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J Med Eng Technol. 2013 Oct;37(7):409-15. doi: 10.3109/03091902.2013.822027. Epub 2013 Aug 14.

Assessment of the agreement between photoplethysmographic and arterial waveform respiratory variation in patients undergoing spine surgery.

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  • 1Department of Anesthesiology, University of Virginia School of Medicine , Box 800710, Charlottesville, VA 22908-0710 , USA.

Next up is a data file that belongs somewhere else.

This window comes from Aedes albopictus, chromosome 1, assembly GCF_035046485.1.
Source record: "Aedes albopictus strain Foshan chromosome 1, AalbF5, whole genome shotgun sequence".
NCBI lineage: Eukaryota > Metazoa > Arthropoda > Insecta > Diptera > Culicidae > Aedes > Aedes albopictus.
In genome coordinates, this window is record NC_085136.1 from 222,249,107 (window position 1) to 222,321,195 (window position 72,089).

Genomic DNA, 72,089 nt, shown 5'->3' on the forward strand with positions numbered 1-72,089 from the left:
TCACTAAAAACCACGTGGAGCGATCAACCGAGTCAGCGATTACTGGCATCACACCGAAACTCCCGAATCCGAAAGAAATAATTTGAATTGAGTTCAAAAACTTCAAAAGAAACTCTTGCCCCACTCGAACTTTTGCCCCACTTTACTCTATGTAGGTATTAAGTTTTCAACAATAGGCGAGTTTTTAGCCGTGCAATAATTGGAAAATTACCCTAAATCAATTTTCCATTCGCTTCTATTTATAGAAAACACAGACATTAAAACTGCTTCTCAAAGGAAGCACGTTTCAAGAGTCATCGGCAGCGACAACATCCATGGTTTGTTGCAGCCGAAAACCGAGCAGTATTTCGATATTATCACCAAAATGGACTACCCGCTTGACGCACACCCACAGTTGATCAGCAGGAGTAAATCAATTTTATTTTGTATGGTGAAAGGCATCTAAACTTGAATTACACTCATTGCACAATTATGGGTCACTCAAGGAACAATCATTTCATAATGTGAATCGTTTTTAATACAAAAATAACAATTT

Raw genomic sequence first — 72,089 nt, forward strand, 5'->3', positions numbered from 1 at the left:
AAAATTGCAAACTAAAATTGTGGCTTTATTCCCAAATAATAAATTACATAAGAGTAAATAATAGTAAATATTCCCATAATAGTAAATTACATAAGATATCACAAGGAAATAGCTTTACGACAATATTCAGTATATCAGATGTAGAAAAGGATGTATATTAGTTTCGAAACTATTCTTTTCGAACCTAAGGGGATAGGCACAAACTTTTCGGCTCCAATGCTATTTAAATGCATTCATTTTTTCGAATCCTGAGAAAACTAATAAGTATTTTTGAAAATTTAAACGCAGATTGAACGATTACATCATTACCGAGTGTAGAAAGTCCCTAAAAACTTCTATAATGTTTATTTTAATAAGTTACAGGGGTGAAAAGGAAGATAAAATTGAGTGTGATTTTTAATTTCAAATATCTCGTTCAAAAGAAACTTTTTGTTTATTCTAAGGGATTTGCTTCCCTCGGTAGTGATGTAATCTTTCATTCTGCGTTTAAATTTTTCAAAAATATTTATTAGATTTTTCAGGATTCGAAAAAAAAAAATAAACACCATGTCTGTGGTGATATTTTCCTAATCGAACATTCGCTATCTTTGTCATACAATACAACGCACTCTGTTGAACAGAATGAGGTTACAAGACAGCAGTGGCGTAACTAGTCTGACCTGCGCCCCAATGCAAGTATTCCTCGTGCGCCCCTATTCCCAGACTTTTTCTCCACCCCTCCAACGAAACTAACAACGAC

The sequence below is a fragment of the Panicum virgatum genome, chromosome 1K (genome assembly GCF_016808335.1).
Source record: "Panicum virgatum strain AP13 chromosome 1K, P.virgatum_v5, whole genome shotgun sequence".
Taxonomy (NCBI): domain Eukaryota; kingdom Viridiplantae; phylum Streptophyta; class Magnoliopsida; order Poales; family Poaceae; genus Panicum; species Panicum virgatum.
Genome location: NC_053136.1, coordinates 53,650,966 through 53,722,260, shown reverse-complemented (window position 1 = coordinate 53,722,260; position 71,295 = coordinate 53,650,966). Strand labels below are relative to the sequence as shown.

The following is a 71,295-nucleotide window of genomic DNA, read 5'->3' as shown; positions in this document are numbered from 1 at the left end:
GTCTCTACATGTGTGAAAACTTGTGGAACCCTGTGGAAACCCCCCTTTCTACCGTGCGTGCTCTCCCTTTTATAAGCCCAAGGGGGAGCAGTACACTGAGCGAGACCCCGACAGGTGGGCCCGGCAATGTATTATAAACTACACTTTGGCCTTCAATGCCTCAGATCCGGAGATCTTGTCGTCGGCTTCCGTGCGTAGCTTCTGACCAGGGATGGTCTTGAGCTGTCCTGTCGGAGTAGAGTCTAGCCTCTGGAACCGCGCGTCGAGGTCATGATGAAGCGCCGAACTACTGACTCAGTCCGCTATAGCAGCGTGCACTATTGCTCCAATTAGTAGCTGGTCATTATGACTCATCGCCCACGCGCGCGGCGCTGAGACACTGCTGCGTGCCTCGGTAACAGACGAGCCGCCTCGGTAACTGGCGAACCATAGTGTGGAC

Respiratory variation in the arterial blood pressure and photoplethysmographic (PPG) waveforms have both been shown to predict the haemodynamic response to volume administration. Whether or not the two can be considered interchangeable is controversial. Twenty-three patients undergoing spine surgery received both a 20 gauge intra-arterial catheter and a Masimo adult adhesive SpHb sensor connected to a Radical-7 monitor. Pulse pressure variation (PPV) was calculated off-line at 1-min intervals. Pleth Variability Index (PVI) and Perfusion Index data were recorded. After exclusion of outliers, agreement between PPV and PVI was assessed using a repeated measures Bland-Altman approach. Concordance between changes in PPV and PVI was assessed using a four-quadrant plot with a 20% zone of exclusion. In total, 6549 min of data were collected. Repeated measures Bland-Altman analysis identified a bias of 2.2% and 95% confidence intervals of ±15.3% (limits of agreement -13.1 and +17.6%). The concordance rate between changes in PPV and changes in PVI was 51%. The agreement between respiratory variation in the arterial blood pressure and PPG waveforms is poor and these two should not be considered interchangeable. Changes in PPV are unrelated to changes in PVI. The data, combined with recently published work from other authors, suggests that the low frequency oscillations in the PPG waveform are not related to the low frequency oscillation in the systemic arterial blood pressure tracing and may be related to changes in venous pressure, peripheral tone or other physiologic phenomena yet to be described.

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